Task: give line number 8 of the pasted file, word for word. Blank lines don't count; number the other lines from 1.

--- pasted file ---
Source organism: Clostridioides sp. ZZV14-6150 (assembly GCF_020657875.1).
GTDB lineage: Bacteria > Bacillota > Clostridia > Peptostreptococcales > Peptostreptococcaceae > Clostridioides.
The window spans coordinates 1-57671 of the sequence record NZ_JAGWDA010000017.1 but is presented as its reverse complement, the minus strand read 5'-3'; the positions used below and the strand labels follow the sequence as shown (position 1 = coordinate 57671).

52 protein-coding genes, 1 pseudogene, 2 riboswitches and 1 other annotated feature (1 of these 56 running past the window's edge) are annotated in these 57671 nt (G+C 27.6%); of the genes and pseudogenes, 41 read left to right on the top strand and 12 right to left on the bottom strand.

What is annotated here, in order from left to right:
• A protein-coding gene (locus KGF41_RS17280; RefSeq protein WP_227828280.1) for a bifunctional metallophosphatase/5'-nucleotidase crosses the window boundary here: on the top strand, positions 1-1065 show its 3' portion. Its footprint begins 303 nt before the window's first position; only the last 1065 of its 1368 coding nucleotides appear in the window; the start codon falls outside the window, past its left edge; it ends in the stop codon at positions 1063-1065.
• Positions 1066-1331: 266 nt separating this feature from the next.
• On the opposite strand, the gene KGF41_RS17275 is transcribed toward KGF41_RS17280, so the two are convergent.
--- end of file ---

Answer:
• On the opposite strand, the gene KGF41_RS17275 is transcribed toward KGF41_RS17280, so the two are convergent.